Use of Carbon Mesh Anodes and the Effect of Different Pretreatment Methods on Power Production in Microbial Fuel Cells

Type
Article

Authors
Wang, Xin
Cheng, Shaoan
Feng, Yujie
Merrill, Matthew D.
Saito, Tomonori
Logan, Bruce E.

KAUST Grant Number
KUS-11-003-13

Date
2009-09

Abstract
Flat electrodes are useful in microbial fuel cells (MFCs) as close electrode spacing improves power generation. Carbon cloth and carbon paper materials typically used in hydrogen fuel cells, however, are prohibitively expensive for use in MFCs. An inexpensive carbon mesh material was examined here as a substantially less expensive alternative to these materials for the anode in an MFC. Pretreatment of the carbon mesh was needed to ensure adequate MFC performance. Heating the carbon mesh in a muffle furnace (450°C for 30 min) resulted in a maximum power density of 922 mW/m2 (46 W/m3) with this heat-treated anode, which was 3% more power than that produced using a mesh anode cleaned with acetone (893 mW/m2; 45 W/m3). This power density with heating was only 7% less than that achieved with carbon cloth treated by a high temperature ammonia gas process (988 mW/m2; 49 W/m3). When the carbon mesh was treated by the ammonia gas process, powerincreased to 1015 mW/m2 (51 W/m3). Analysis of the cleaned or heated surfaces showed these processes decreased atomic O/C ratio, indicating removal of contaminants that interfered with charge transfer. Ammonia gas treatment also increased the atomic N/C ratio, suggesting that this process produced nitrogen related functional groups that facilitated electron transfer. These results show that low cost heat-treated carbon mesh materials can be used as the anode in an MFC, providing good performance and even exceeding performance of carbon cloth anodes. © 2009 American Chemical Society.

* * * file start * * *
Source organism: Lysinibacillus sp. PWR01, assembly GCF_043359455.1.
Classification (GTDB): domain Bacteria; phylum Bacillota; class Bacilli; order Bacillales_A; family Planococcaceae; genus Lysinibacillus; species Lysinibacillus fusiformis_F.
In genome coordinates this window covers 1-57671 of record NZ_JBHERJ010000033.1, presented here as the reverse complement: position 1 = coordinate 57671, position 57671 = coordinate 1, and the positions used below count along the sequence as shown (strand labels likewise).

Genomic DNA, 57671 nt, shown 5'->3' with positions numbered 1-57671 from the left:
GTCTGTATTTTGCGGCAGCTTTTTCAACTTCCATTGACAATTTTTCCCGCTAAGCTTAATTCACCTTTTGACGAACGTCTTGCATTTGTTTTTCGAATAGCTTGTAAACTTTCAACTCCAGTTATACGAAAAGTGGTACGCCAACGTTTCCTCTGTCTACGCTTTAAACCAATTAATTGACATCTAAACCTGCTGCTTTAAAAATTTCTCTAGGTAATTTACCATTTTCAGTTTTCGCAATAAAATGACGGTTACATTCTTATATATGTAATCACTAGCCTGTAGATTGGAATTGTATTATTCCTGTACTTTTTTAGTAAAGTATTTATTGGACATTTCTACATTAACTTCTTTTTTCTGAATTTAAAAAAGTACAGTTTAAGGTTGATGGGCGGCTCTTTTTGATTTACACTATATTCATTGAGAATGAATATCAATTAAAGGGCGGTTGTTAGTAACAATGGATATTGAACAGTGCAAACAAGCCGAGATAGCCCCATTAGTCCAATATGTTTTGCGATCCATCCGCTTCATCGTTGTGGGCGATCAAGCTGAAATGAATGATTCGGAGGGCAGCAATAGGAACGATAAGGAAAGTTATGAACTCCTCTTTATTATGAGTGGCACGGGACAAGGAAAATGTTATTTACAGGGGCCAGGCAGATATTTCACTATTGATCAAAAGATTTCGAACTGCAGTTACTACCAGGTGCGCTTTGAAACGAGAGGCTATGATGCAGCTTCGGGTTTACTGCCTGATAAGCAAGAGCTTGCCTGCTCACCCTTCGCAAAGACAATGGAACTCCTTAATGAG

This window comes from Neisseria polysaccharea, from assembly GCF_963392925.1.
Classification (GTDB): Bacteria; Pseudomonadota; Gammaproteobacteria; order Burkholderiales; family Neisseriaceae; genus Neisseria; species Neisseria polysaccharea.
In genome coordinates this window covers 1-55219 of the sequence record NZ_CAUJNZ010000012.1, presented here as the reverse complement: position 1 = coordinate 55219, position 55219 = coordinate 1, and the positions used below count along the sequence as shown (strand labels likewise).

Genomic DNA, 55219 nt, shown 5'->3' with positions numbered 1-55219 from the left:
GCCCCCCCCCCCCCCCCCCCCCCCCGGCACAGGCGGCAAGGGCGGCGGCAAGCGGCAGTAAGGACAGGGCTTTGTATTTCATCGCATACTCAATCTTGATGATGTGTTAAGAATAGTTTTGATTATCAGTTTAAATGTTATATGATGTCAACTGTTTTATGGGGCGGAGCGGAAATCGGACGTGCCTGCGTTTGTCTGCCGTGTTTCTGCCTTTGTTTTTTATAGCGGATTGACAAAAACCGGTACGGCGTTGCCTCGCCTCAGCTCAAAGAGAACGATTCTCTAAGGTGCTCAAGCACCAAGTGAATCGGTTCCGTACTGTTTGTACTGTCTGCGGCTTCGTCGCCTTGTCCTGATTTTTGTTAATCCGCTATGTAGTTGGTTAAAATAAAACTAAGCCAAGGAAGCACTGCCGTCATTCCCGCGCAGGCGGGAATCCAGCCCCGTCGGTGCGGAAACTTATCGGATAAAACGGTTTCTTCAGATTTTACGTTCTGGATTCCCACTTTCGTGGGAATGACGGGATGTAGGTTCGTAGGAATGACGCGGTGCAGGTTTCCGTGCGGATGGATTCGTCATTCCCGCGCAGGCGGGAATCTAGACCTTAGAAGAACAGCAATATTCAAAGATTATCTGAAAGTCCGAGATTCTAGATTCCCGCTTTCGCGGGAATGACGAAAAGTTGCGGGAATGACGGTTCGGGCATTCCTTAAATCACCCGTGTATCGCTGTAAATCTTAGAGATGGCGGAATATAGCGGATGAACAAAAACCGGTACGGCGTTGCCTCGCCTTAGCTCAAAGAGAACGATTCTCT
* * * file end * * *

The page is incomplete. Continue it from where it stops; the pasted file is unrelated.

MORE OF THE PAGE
Citation
Wang X, Cheng S, Feng Y, Merrill MD, Saito T, et al. (2009) Use of Carbon Mesh Anodes and the Effect of Different Pretreatment Methods on Power Production in Microbial Fuel Cells. Environ Sci Technol 43: 6870–6874. Available: http://dx.doi.org/10.1021/es900997w.

Acknowledgements
We thank Tad Daniel and Josh Stapleton from M RI for their help on XPS and other surface measurements. This research was Supported by Award KUS-11-003-13 from the King Abdullah University of Science and Technology (KAUST), the U.S. National Science Foundation (CBET-0730359), National Science Foundation of China (50638020), the National Creative Research Groups of China (50821002),and a scholarship from the China Scholarship Council (CSC).

Publisher
American Chemical Society (ACS)

Journal
Environmental Science & Technology

DOI
10.1021/es900997w

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